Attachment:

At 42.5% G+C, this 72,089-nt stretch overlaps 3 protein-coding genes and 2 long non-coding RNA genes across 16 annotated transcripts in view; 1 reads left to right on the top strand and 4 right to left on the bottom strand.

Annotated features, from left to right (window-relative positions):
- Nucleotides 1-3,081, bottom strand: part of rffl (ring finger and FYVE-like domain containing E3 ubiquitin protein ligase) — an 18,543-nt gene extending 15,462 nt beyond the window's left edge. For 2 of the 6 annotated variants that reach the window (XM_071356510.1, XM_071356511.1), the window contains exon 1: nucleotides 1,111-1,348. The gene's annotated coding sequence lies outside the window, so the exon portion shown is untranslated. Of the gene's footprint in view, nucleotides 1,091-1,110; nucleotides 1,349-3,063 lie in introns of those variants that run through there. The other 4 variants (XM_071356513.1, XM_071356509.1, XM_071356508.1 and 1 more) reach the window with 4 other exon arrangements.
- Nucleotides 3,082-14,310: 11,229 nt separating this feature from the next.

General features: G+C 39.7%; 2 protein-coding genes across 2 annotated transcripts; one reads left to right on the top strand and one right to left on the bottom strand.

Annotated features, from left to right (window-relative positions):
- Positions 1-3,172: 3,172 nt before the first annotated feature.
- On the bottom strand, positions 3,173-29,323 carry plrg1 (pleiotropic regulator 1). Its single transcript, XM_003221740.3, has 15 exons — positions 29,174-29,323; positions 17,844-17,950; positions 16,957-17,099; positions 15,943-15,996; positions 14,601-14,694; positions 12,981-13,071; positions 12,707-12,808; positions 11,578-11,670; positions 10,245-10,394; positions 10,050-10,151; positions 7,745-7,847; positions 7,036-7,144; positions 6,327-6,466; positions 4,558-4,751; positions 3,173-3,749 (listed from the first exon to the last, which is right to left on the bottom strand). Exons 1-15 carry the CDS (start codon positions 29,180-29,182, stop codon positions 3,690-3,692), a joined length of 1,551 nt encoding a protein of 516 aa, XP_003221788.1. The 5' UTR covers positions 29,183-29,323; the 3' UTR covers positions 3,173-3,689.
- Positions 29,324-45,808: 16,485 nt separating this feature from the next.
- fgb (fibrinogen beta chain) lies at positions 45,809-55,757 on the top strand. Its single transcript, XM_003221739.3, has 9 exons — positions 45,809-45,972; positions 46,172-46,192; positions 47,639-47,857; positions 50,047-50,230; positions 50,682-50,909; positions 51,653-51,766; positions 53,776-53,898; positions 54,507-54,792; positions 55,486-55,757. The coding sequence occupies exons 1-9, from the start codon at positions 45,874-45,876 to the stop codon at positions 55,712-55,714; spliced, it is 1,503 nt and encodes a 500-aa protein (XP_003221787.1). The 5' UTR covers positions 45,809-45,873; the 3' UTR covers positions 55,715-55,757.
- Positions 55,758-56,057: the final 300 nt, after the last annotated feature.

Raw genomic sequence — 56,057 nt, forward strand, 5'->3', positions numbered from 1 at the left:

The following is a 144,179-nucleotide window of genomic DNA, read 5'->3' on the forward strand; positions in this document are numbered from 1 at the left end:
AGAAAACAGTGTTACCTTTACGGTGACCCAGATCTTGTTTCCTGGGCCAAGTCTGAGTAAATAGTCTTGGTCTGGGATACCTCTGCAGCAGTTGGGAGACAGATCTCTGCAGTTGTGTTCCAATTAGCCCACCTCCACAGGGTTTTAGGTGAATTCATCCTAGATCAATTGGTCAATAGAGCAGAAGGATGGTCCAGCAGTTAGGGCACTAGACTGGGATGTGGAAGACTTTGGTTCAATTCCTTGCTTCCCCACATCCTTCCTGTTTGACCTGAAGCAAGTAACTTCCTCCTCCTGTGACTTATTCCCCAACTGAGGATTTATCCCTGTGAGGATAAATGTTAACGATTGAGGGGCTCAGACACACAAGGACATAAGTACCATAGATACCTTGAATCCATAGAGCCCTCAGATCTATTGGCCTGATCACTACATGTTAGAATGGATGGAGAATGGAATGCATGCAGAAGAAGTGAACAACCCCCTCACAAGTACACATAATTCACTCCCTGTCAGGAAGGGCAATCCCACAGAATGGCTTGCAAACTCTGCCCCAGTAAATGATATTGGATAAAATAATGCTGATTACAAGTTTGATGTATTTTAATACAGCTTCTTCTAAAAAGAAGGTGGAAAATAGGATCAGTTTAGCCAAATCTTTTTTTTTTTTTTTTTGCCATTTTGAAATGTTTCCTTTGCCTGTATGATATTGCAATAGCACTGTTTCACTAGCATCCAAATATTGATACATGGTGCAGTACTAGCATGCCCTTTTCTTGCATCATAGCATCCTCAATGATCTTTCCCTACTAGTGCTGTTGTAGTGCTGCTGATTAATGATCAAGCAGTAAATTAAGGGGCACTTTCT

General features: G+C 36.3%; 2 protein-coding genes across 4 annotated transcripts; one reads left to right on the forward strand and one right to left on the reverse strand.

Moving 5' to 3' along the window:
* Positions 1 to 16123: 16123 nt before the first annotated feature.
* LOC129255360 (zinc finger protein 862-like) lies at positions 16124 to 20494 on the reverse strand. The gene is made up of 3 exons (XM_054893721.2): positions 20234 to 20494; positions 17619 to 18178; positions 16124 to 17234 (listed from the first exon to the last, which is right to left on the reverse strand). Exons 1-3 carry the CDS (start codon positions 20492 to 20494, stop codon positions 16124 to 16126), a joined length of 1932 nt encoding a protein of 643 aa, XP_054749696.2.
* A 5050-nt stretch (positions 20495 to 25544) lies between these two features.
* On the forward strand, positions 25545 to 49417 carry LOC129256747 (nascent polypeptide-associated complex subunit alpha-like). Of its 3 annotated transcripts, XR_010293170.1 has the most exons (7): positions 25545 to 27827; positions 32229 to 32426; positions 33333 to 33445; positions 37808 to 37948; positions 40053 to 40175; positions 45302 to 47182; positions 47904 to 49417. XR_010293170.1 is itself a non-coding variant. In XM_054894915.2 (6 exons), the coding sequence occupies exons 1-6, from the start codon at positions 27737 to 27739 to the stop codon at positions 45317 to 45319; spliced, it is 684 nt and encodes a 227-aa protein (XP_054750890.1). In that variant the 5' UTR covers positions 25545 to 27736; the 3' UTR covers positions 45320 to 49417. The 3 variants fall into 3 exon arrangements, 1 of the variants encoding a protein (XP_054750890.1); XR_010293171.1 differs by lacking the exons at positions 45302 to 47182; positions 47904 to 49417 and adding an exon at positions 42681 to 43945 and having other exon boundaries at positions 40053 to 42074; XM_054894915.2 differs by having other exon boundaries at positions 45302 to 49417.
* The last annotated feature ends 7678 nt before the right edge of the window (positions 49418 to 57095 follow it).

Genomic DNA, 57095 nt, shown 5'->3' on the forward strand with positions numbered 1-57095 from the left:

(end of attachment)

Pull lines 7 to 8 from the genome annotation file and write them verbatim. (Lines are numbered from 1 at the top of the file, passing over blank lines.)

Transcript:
- Positions 1-3,172: 3,172 nt before the first annotated feature.
- On the bottom strand, positions 3,173-29,323 carry plrg1 (pleiotropic regulator 1). Its single transcript, XM_003221740.3, has 15 exons — positions 29,174-29,323; positions 17,844-17,950; positions 16,957-17,099; positions 15,943-15,996; positions 14,601-14,694; positions 12,981-13,071; positions 12,707-12,808; positions 11,578-11,670; positions 10,245-10,394; positions 10,050-10,151; positions 7,745-7,847; positions 7,036-7,144; positions 6,327-6,466; positions 4,558-4,751; positions 3,173-3,749 (listed from the first exon to the last, which is right to left on the bottom strand). Exons 1-15 carry the CDS (start codon positions 29,180-29,182, stop codon positions 3,690-3,692), a joined length of 1,551 nt encoding a protein of 516 aa, XP_003221788.1. The 5' UTR covers positions 29,183-29,323; the 3' UTR covers positions 3,173-3,689.